New Measures for the Safety Use of Stimulant laxatives

Stimulant laxatives are medicines used in the treatment of constipation (infrequent bowel moments). These class of medicines stimulates intestinal motility by promoting secretion of water into the bowel which in turn facilitates bowel movements.

The OTC medicines available in the UK market are bisacodyl (such as Dulcolax), senna and sennosides (isolated, as calcium salts, such as Senokot), and sodium picosulfate (such as Dulcolax Pico).

Stimulant laxatives are not first line treatment option for short term constipation:

Dietary changes and lifestyle measures should be considered as first-line treatment option for relieving short-term occasional constipation. It is recommended that stimulant laxatives should not be used as first-line for short-term constipation, and they should be used only if the first line measures and other laxatives are not effective.

Bulk-forming laxatives can used as first line agents for constipation which included ispaghula husk or methylcelluloseor sterculia, followed by an osmotic laxative which included lactulose or macrogols (Movicol, CosmoCol and Laxido) in addition to, or instead of, a bulk-forming laxative.

When both bulk forming and osmotic laxatives were found ineffective, then a stimulant laxative might be added in addition to a bulk-forming laxative. All of these laxatives are available as over-the-counter (OTC) medicines and should only be taken occasionally.

Drug Misuse & Abuse:

The national health authority of UK, Medicines and Healthcare products Regulatory Agency (MHRA), completed a review on the safety of stimulant laxatives with respect to the concerns related to drug misuse and drug abuse. Expert working group from Commission on Human Medicines (CHM) identified safety evidence pertaining to the misuse and overuse which are likely to be under reported (no adequate voluntary reporting of ADRs associated with misuse and abuse of stimulant laxatives). MHRA received some occasional serious case reports of misuse and overdose which included fatal reports (death cases).

MHRA has released following safety information which are the new measures for minimizing the anticipated risks (drug misuse and abuse) and promoting the safe use of stimulant laxatives (bisacodyl, senna and sennosides, sodium picosulfate) which are available as OTC medicines in UK market.

  1. Pack size restrictions:

MHRA restricted the pack size of stimulant laxative products to a limited pack size of two short treatment courses (upto 20 standard-strength tablets, 10 maximum-strength tablets or 100 ml solution/syrup).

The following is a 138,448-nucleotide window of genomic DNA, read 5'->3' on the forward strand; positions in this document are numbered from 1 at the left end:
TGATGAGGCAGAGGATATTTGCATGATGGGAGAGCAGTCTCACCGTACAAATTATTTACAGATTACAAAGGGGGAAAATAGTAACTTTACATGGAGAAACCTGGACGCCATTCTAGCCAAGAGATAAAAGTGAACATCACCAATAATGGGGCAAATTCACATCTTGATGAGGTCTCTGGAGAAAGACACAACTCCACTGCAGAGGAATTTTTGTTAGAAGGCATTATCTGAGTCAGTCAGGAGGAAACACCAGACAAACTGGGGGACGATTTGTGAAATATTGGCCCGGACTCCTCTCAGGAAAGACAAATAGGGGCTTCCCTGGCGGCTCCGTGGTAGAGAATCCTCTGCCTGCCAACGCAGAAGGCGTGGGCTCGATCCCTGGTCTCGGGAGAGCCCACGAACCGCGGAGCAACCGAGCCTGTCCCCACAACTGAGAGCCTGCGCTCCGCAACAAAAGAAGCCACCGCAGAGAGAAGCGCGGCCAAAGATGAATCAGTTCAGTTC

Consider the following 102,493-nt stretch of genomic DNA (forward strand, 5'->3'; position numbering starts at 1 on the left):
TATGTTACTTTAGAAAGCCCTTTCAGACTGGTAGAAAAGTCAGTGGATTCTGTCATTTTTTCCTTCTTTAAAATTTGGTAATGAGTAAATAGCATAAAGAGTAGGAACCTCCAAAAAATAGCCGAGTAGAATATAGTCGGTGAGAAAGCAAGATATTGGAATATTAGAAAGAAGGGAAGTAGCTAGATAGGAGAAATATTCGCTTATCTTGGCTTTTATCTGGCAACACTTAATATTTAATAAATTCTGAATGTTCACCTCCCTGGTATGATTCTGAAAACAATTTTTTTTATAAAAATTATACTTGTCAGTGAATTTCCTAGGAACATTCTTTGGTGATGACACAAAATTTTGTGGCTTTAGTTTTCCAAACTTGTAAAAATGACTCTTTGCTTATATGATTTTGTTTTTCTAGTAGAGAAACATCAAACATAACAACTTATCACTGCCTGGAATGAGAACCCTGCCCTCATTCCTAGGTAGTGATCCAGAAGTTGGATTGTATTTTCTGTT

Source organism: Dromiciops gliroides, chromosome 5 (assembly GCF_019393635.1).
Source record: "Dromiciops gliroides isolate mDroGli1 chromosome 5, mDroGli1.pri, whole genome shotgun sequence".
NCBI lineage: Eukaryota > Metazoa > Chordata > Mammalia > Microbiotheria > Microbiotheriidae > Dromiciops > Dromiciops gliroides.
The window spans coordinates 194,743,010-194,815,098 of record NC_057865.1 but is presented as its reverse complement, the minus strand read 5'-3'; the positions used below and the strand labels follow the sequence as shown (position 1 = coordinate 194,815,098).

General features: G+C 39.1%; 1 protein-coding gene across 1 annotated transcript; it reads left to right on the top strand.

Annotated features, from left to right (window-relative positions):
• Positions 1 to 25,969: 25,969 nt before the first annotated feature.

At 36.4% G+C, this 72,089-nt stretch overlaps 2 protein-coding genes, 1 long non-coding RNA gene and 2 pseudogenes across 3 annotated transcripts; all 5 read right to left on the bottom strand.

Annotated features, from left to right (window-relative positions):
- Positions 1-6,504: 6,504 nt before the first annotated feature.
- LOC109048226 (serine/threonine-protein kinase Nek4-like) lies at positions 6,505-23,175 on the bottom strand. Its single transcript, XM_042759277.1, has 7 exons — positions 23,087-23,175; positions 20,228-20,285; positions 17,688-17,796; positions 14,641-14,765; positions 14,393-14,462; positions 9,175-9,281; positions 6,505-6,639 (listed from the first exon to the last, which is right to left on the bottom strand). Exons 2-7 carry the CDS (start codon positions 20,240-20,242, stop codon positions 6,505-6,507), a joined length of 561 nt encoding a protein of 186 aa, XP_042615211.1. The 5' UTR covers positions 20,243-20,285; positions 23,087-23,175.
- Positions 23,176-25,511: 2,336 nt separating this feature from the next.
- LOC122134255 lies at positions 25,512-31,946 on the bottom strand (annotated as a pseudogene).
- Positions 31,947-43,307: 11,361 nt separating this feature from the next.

1. Restricted usage to paediatric population:

Use of stimulant laxatives are recommended for only adult or older population from general sale and can be made available to children only under pharmacist supervision.

  1. Harmonization of indications and new safety warnings

Removal of self-care setting in chronic constipation: Stimulant laxatives which are required regularly for long-term use in chronic constipation and for therapeutic indications such as clearance of bowel before a surgical procedure which are available only as prescription products.

Warnings:  Inclusion of advice to patients in the patient information leaflets for these medicines that ‘overuse of stimulant laxatives could cause harmful effects which included- risk of fluid and electrolyte disturbances and potential disruption in the functioning of intestine.

This safety information which included warnings and restricted usage based on age would be added to packaging portion of these medicines to stimulate and support awareness.

Voluntary ADR Reporting

Health care professionals (HCP) & consumers of pharmaceutical medicinal product(s) are strongly advised to be observe, become aware of the possible unusual experiences or adverse events after administration of medicinal product (s) and report those suspected adverse events or adverse drug reactions to MHRA via the Yellow Card Scheme.

This would help in early identification of potential signals and risks of medicinal product which are not yet detected by pharmaceutical companies or regulatory authorities.

Increased reporting of direct adverse drug event reports from the Public (either from consumers or HCPs) would foster the Pharmacovigilance activities of medicinal products which promotes a better patient safety and public health.

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